Cinema Dispatch: 2021 Catch Up (Part 1)

Well it’s certainly been a while since I had to do one of these!  The ramp-up of the Omicron virus, the busy schedule of the Holiday season, and the fact that I lost power for almost a week right at the start of January meant that I didn’t get to see everything I wanted to before the year was up and I felt that my viewing history was a bit wanting.  Without at least trying to catch up on some of the big movies of the year, is it even worth putting together a top ten list or try to give some sort of critical evaluation of that year in movies?  Well… yes, I mean I always fall short of my movie-watching goal at the end of each year, but 2021 felt especially undermined by everything that happened, so we’ll be doing a few of these catch-ups to try and fill in some of those gaps!  Let’s get started!!

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Spencer

Spencer and all the images you see in this review are owned by Neon

Directed by Pablo Larrain

The Royal Family gathers together for Christmas, but Diana (Kristen Stewart) has been struggling in recent years to keep up a brave face in the presence of her extended family; especially since the rules and traditions of the Royal Family are not the easiest thing to adhere to, even for someone in the best of mental health.  Her husband Charles (Jack Farthing) is fed up with her change in behavior, and while her sons (Jack Nielen and Freddie Spry) are much more sympathetic, even they have trouble reconciling this rift between their mother and the rest of the family.  Will Diana be able to continue on like this, or will this be the Christmas that changes everything?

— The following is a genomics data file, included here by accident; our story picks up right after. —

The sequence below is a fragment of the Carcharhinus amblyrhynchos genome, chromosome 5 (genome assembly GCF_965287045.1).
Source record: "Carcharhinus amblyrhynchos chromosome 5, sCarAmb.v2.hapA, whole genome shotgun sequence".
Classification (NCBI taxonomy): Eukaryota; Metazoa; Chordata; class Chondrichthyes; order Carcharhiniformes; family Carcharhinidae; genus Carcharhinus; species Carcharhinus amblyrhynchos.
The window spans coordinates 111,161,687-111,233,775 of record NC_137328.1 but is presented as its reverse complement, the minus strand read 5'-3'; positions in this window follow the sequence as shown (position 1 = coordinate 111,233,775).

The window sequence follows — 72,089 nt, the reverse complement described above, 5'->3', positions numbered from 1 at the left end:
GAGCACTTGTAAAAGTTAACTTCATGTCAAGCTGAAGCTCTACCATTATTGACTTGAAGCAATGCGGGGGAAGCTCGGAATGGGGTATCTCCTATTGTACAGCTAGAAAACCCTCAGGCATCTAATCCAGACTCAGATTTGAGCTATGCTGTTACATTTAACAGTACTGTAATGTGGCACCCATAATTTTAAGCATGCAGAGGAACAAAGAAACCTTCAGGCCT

Every once in a while I’ll see a movie that I should like a lot more than I actually do.  I can see how they approach interesting themes with a great deal of substance and depth, I can tell that the cinematography is very well done while also reinforcing the themes, and I can appreciate the acting as well as the dialogue in the script.  Yet even with all these elements working together, I’m left rather nonplussed; engaging with it on an intellectual level but just not feeling enough passion or excitement to walk away satisfied.  To elaborate on the film’s strengths, we have an excellent performance from Kristin Stewart who has to carry this movie on her shoulders, the overwhelming weight of the literal crown on her head is palpable in the way that she carries herself and how she reacts to situations around her.  The idea of feeling sorry for someone who is literally royalty is not exactly an easy feat, especially with wealth inequality and unrepresentative government indifference being such hot button issues these days, but it makes several smart choices with its narrative and style that it keeps those real-world implications from getting in the way of this one character’s story.  It’s uncomfortable and deeply saddening at points with the machinery of the Monarchy proving impenetrable (no one thing can be blamed for each and every stuffy decision and all the soulless pieces of it perfectly fit to reinforce each other), but it also finds catharsis in Diana’s struggle for freedom and peace and never gets so dark as to be an unbearable tour of misery.  Still, despite all these strong elements to the movie, I still felt detached from it all; so what about it is keeping me at bay?  Well, I think the answer is in what I just said, which is a feeling of detachment.  I don’t know the first thing about Princess Diana other than she died at some point while I was still in kindergarten, and the movie is in no particular hurry to provide answers to that question.  To the script’s credit, they do provide enough context and details for this particular character to work (meaning they could easily have swapped her out for a fictional character in a made-up kingdom) but the script turns out to be a doubled-edged sword as it does a lot more telling than it does showing.  We understand Diana’s ennui and how she is reacting to everything around her, but I still felt like I was observing her from afar instead of getting inside of her head.  This may also just be a flaw on my part, being rather unintuitive or perhaps a bit callous, but the lack of context also left me unclear as to what actual consequences there would be if she just stopped playing along, and the big dramatic ending of the movie kind of loses something when you realize that Diana isn’t actually risking or giving up anything to get to where she needs to go.  Sure, there’s the shame and disdain of her royal family that burrows deep into her psyche and are perhaps just as effective chains around her as the threat of genuine consequences would be, but it definitely feels like a critical piece of the puzzle is missing here.  On top of that, the movie is very sparse with long shots of mundane action and a very straightforward score.  None of it is bad per se, but there’s not a lot to perk your interest as far as spectacle; not in the sense of explosions or CG monsters, but I doubt it would have been too out of place for some dynamic camerawork or even some creative editing.  This means the movie relies almost entirely on its script and performances which, once again are very good, but to me, a movie about someone’s psychological issues should use all the tools at the filmmaker’s disposal and it never seems to want to go past a certain level of offbeat imagination.  I’m still gonna give this a recommendation if for no other reason than Stewart’s deeply heartbreaking performance, but it hews a bit too close to the cliché of the stuffy –drawing-room film than I would have expected from the studio that gave us I, Tonya.  Perhaps expecting that level of creative verve would have been inappropriate for a movie whose themes are about the stifling conformity of the aristocracy (especially one that’s ostensibly based on real people), but a few more flourishes here and there wouldn’t have hurt!